It’s been eight years since the Nevada Legislature passed what was hailed as “historic” education reform legislation aimed at getting students better educated during their 12-year stay in public schools. And lawmakers in Carson City are still asking what can be done to make our schools better and turn our slow progress into real academic gains for students and the businesses who will employ them one day.
First, let’s consider the good news of the past eight years.
Nevada has a statewide code of academic standards to create consistency in the curriculum and ensure that all students are being taught all of the material as required.
Efforts to provide teachers the training and support they need to succeed in the classroom have gained some funding.
School districts have brought their curriculum and teacher training efforts in line with state standards and now the goals outlined in the federal No Child Left Behind Act.
Clark and Washoe counties have taken steps to go beyond the minimum standard, requiring students to take higher-level math as a condition of graduation.
At the same time, however, dropouts continue to be a problem as districts struggle to provide options for non-college bound students. And for those who do go on to college, a greater number are in need of remedial math and English courses to make them college ready.
Nevada lawmakers through the 1997 legislation put the pieces in place to provide a top quality education to students. Our state has set the standard and mandated everyone meet it. So what’s the problem?
Our state’s stalled progress in education reform is the result of our failure to reach a critical realization. Attempting a new approach in the same old structure and environment is a recipe for failure. If we are going to ask schools, teachers, students and parents to do more and do it better than before, we have to make some changes in how we operate our schools.
First, we must consider lengthening the school year. Visit www.doe.nv.gov and click on the Standards link. This will take you to the academic standards list for all students in grades kindergarten through 12 including English, math, science, arts, computer education, health, social studies, physical education and foreign language.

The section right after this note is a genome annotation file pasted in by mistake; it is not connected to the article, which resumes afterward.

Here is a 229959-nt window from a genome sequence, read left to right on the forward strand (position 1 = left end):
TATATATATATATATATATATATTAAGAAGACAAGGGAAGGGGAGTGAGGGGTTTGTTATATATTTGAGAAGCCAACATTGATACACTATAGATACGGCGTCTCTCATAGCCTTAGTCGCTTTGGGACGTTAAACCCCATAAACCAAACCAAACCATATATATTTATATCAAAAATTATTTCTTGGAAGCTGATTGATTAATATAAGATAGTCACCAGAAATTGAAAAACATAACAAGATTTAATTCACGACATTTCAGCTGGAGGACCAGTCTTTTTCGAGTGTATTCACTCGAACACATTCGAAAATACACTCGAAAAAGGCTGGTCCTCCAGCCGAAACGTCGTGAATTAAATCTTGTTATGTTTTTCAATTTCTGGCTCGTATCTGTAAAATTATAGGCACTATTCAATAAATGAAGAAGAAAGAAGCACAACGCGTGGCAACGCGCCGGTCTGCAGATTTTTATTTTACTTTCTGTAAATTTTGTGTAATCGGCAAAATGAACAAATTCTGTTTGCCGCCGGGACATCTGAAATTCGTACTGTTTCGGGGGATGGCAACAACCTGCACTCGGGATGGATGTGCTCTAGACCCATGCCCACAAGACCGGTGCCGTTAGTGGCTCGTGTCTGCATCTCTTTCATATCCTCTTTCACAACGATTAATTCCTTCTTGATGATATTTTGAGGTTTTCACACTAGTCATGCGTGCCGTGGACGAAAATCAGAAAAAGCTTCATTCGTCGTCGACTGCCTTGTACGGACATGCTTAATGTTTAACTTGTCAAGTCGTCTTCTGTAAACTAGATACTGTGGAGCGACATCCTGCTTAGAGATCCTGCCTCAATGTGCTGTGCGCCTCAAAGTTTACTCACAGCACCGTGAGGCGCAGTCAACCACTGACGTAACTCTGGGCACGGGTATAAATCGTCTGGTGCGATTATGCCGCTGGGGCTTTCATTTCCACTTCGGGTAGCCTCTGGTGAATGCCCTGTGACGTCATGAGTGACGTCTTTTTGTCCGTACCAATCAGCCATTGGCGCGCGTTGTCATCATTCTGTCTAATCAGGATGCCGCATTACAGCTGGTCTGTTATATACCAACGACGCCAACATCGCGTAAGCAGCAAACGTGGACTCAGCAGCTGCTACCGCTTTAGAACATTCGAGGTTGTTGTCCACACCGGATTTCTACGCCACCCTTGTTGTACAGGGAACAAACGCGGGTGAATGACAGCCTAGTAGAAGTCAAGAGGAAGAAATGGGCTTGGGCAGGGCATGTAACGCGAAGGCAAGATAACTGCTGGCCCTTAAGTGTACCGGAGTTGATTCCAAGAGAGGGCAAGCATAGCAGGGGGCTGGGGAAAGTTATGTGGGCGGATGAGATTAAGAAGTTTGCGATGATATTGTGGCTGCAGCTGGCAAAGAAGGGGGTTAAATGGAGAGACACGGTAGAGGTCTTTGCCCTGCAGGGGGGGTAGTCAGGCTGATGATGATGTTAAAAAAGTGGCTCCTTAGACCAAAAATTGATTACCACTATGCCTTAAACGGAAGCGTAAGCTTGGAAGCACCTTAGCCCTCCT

Take a few minutes and read through the standards. And then ask yourself how a teacher can properly cover all of this material in depth within the framework of a 180-day school year where the average school day is from 8 a.m. to 3 p.m. While the school year should probably be lengthened by several weeks, even a few more days would result in higher achievement.
Second, we need to review the school calendar. While many of our schools have gone year-round to deal with overcrowding, there are academic benefits to be had from year-round schools. Though parents often resist the idea at first, many find that shorter breaks throughout the year result in better comprehension and retention than one long break during the summer.
Finally, we have to look at teachers. We must look at ways to get the best minds teaching in our classrooms and key among that is salary. What motivation does a mathematician have to teach when the private sector pays two or three times as much? The value our society places on the work you do is reflected in your paycheck. If we are going to continue to undervalue teachers, we’re going to continue to pay the price in less than desired outcomes.
There are many educators in our state doing an outstanding job under difficult circumstances, and the reforms begun eight years ago have resulted in change for the better. But for everyone to get to where we want to be, more drastic changes are needed. Hopefully, the Nevada Legislature is ready to take those daring steps.